Due 2.0

I started using Due when it was released about four years ago, and I’d wager that I’ve used it every day since. Today Due reminds me to take meds, to pick up and drop off the kids, to get the mail and so on. I depend on it, and it has never failed me.

Version 2.0 was recently released for iOS and it’s more beautiful and functional that before. I can’t think of another third-party app that’s been on my home screen for four years. It’s a steal at $4.99 for new users. Existing users can upgrade for free and unlock all of the new features for $2.99.

FAA to loosen restrictions on in-flight electronics

boarding

Good news, everyone! The FAA is about to let you use your doo-dad in the plane more often. Specifically, the Wall Street Journal reports, you’ll be able to use your device while the plane is taxing, taking off, landing and climbing to/descending from 10,000 feet. Currently, the use of electronics is not permitted during those maneuvers 1.

A lot of you think that the FAA has enforced periodic electronics lock-downs to force you to watch the safety information or just because it can. That’s really not true. As I reported a few weeks ago, there are some old planes in operation, and many of those use old equipment that can be affected by radio signals. Most planes run more modern equipment but many don’t. Rather than forcing the passengers and crew to make that determination on every flight, the FAA played it safe and made a blanket rule for all aircraft. A United Airlines pilot explains:

“Some older aircraft do have extremely old school radios. Some do not even have GPS. So the FAA has decided two things:

  1. Since it is too contradictory for passengers and flight attendants to discriminate what aircraft they are on, and what should be the corresponding announcement, the same one is used for all aircraft.

  2. The FAA can not take time to test every new device as it’s released. In fact, such testing falls to near the bottom of its priority/to-do list.”

Now you know.

Photo Credit: Sprengben [why not get a friend] via Compfight cc

  1. Note that phone calls will still be verboten during those times.

Flying for iPhone looks like a great flight app

Flying – an iPhone app for all your air travel from Flying on Vimeo.

Flying for iPhone, still in public beta, wants to be on my iPhone so badly I can hear it whispering, “Install meeeee.” This seriously good-looking app shares information you’d expect like departure and arrival times, terminal and gate info (both sides) and weather. It’s also a bit playful, presenting your route data in a fun, novel way (see the video above).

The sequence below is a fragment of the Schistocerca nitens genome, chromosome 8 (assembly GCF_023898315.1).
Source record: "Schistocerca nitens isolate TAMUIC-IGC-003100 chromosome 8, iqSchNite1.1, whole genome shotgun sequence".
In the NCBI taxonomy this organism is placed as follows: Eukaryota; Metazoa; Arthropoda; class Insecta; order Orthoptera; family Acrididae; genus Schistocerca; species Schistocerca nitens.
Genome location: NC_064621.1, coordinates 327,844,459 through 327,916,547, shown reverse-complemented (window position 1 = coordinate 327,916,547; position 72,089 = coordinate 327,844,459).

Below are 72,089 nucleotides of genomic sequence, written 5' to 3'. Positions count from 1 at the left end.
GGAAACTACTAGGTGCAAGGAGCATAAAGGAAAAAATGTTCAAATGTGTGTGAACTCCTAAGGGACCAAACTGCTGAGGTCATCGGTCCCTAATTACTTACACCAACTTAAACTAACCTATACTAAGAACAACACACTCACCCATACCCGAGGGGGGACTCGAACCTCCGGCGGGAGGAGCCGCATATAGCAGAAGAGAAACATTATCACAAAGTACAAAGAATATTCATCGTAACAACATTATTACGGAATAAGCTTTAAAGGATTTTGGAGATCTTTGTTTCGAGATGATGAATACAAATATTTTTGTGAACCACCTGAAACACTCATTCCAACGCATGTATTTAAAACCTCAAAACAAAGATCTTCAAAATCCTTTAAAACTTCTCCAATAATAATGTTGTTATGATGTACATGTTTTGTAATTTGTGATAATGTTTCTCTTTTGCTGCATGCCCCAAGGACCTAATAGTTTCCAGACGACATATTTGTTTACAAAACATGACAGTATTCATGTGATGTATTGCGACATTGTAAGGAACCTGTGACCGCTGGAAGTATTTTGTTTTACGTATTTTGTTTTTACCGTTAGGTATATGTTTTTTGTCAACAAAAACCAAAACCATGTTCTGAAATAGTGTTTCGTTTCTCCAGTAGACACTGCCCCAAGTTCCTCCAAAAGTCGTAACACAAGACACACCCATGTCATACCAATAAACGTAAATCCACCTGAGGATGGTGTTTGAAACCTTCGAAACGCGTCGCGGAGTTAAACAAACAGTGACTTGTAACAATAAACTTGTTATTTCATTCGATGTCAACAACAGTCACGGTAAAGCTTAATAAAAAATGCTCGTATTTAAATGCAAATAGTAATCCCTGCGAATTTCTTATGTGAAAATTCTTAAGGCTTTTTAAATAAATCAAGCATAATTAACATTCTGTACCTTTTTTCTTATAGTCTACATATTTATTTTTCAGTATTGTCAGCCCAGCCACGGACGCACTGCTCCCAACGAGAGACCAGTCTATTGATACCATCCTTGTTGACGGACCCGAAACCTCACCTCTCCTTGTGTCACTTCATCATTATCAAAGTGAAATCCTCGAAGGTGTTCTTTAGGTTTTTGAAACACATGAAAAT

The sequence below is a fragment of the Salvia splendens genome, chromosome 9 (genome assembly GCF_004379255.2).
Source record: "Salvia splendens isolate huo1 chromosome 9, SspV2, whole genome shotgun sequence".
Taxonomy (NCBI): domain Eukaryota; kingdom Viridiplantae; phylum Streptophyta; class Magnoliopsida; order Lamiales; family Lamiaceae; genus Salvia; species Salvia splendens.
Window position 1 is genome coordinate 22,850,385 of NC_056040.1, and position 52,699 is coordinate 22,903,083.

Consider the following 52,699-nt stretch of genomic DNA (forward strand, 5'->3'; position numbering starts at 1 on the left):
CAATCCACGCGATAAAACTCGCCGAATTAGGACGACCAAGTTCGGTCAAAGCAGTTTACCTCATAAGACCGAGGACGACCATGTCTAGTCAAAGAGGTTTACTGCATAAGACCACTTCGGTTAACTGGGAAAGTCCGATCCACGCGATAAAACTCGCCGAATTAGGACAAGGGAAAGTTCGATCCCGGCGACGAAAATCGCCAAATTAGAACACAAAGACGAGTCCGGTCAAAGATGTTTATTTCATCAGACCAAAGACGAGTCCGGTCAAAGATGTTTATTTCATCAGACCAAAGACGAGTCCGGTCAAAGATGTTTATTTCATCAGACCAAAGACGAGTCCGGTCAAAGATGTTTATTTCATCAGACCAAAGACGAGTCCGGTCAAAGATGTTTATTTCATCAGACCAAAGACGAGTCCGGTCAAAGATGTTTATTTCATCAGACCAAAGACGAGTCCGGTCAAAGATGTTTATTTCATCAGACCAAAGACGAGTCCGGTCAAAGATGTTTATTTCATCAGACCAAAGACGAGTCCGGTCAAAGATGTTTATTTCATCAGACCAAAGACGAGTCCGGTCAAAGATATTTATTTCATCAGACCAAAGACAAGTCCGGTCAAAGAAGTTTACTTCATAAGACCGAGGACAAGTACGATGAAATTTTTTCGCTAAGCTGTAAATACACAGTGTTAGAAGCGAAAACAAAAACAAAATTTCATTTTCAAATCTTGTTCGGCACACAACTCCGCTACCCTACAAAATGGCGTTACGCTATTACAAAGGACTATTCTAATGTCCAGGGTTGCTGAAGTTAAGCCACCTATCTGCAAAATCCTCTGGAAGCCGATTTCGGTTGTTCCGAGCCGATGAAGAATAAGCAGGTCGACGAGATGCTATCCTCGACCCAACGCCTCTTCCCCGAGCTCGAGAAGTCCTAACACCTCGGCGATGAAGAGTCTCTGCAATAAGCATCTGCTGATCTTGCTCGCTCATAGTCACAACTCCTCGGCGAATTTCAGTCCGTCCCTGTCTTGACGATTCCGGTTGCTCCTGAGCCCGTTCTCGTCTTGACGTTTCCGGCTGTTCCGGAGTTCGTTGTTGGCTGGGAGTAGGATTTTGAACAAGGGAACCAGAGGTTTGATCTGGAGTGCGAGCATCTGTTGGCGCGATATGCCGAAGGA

The social aspect looks great, and reminds me of the bits of Gowalla that I enjoyed so much. You can receive “stamps” for achievements and share/compete with your traveling friends. For example, “You crossed the Atlantic Ocean!” Who among your buddies has racked up the most miles?

I don’t have any flights planned in the immediate future (I *might* go to Florida in a few weeks), but I’ll try out Flying as soon as I do. It looks great.

Rent an Audi A4 with our iPhone

Now that you’ve rented a private jet with your iPhone, why not rent a luxury car? Silvercar rents Audi A4s exclusively, and the whole arrangement can be handled via its free iPhone app. Since Slivercar only rents one make and model, there are no questions about which car to get or what the price will be. It’s the same for everyone.

The service is currently available at three Texas airports only (DFW, Love Field and Austin), but the company expects to be in seven different markets by the end of 2013. According to the app’s description in Apple’s App Store, you can “…exit the plane, and walk directly to your silver Audi A4.”

Just don’t lose your rental agreement, or you’re…well, you know.

Use your iPhone to book a private jet

blackjetappThere’s an app for today’s mobile one-percenter. BlackJet‘s private jet service is now taking reservations via its iPhone app.

You can book a seat up to two days in advance of your departure date and travel between San Francisco, New York, Los Angeles, Las Vegas, Boston and South Florida. As you might expect, it ain’t cheap. I searched for an AM flight between Boston and “South Florida” (I don’t know which airport, actually) and was quoted $2,368.90.

To protect itself from people who would waste their time (like me), BlackJet booking requires a membership plus a one-time membership fee of $2,500. But the benefit is, if you can swing it, you get a guaranteed seat in your preferred time frame on a very nice airplane.

BlackJet says additional cities are coming soon and that well-behaved pets are welcome on board. The company recently received $5 million in funding, according to Galding, and Ashton Kutcher is reportedly a customer.

All I can say is the headphones better be free.